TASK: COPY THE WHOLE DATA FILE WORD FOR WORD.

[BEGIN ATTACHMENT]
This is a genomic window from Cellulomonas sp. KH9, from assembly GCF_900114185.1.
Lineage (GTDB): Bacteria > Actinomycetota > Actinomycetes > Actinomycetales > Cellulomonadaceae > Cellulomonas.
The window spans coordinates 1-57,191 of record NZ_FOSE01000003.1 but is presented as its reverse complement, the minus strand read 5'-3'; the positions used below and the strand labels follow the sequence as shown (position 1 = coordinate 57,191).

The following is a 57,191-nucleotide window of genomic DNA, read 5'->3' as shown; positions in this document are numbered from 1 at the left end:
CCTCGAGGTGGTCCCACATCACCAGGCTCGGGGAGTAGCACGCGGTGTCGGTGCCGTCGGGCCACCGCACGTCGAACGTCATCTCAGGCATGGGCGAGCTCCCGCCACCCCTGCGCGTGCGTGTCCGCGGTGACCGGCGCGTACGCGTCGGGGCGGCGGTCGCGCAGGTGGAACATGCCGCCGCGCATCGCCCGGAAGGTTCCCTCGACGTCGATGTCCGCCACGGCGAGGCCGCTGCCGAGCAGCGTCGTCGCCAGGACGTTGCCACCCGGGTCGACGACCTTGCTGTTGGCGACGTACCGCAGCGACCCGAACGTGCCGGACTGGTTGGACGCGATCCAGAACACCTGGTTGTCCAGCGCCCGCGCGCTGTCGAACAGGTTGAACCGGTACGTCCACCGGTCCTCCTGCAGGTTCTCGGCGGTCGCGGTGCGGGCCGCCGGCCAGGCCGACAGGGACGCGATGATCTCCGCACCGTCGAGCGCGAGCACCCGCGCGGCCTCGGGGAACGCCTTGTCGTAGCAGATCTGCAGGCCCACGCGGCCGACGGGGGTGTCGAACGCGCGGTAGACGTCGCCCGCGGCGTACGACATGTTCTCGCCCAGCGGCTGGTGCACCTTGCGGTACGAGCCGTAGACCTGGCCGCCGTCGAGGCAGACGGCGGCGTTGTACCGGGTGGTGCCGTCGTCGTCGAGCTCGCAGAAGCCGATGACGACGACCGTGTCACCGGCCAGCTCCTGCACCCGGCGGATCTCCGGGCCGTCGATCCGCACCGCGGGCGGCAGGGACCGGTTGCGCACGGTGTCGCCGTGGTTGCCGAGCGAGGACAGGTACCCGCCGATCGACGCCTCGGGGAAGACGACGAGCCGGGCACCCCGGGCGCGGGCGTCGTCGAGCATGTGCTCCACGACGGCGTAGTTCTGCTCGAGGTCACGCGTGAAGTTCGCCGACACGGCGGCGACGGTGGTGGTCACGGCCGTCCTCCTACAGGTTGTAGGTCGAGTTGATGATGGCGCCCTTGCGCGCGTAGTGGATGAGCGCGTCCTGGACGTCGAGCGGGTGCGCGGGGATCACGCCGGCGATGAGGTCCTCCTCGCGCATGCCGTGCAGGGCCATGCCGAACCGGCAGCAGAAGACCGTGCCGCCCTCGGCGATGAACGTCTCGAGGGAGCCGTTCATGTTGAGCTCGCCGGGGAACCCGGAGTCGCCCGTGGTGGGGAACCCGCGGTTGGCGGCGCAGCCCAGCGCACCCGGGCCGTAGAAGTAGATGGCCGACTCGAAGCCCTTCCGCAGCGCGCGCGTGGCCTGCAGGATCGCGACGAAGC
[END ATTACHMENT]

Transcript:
This is a genomic window from Cellulomonas sp. KH9, from assembly GCF_900114185.1.
Lineage (GTDB): Bacteria > Actinomycetota > Actinomycetes > Actinomycetales > Cellulomonadaceae > Cellulomonas.
The window spans coordinates 1-57,191 of record NZ_FOSE01000003.1 but is presented as its reverse complement, the minus strand read 5'-3'; the positions used below and the strand labels follow the sequence as shown (position 1 = coordinate 57,191).

The following is a 57,191-nucleotide window of genomic DNA, read 5'->3' as shown; positions in this document are numbered from 1 at the left end:
CCTCGAGGTGGTCCCACATCACCAGGCTCGGGGAGTAGCACGCGGTGTCGGTGCCGTCGGGCCACCGCACGTCGAACGTCATCTCAGGCATGGGCGAGCTCCCGCCACCCCTGCGCGTGCGTGTCCGCGGTGACCGGCGCGTACGCGTCGGGGCGGCGGTCGCGCAGGTGGAACATGCCGCCGCGCATCGCCCGGAAGGTTCCCTCGACGTCGATGTCCGCCACGGCGAGGCCGCTGCCGAGCAGCGTCGTCGCCAGGACGTTGCCACCCGGGTCGACGACCTTGCTGTTGGCGACGTACCGCAGCGACCCGAACGTGCCGGACTGGTTGGACGCGATCCAGAACACCTGGTTGTCCAGCGCCCGCGCGCTGTCGAACAGGTTGAACCGGTACGTCCACCGGTCCTCCTGCAGGTTCTCGGCGGTCGCGGTGCGGGCCGCCGGCCAGGCCGACAGGGACGCGATGATCTCCGCACCGTCGAGCGCGAGCACCCGCGCGGCCTCGGGGAACGCCTTGTCGTAGCAGATCTGCAGGCCCACGCGGCCGACGGGGGTGTCGAACGCGCGGTAGACGTCGCCCGCGGCGTACGACATGTTCTCGCCCAGCGGCTGGTGCACCTTGCGGTACGAGCCGTAGACCTGGCCGCCGTCGAGGCAGACGGCGGCGTTGTACCGGGTGGTGCCGTCGTCGTCGAGCTCGCAGAAGCCGATGACGACGACCGTGTCACCGGCCAGCTCCTGCACCCGGCGGATCTCCGGGCCGTCGATCCGCACCGCGGGCGGCAGGGACCGGTTGCGCACGGTGTCGCCGTGGTTGCCGAGCGAGGACAGGTACCCGCCGATCGACGCCTCGGGGAAGACGACGAGCCGGGCACCCCGGGCGCGGGCGTCGTCGAGCATGTGCTCCACGACGGCGTAGTTCTGCTCGAGGTCACGCGTGAAGTTCGCCGACACGGCGGCGACGGTGGTGGTCACGGCCGTCCTCCTACAGGTTGTAGGTCGAGTTGATGATGGCGCCCTTGCGCGCGTAGTGGATGAGCGCGTCCTGGACGTCGAGCGGGTGCGCGGGGATCACGCCGGCGATGAGGTCCTCCTCGCGCATGCCGTGCAGGGCCATGCCGAACCGGCAGCAGAAGACCGTGCCGCCCTCGGCGATGAACGTCTCGAGGGAGCCGTTCATGTTGAGCTCGCCGGGGAACCCGGAGTCGCCCGTGGTGGGGAACCCGCGGTTGGCGGCGCAGCCCAGCGCACCCGGGCCGTAGAAGTAGATGGCCGACTCGAAGCCCTTCCGCAGCGCGCGCGTGGCCTGCAGGATCGCGACGAAGC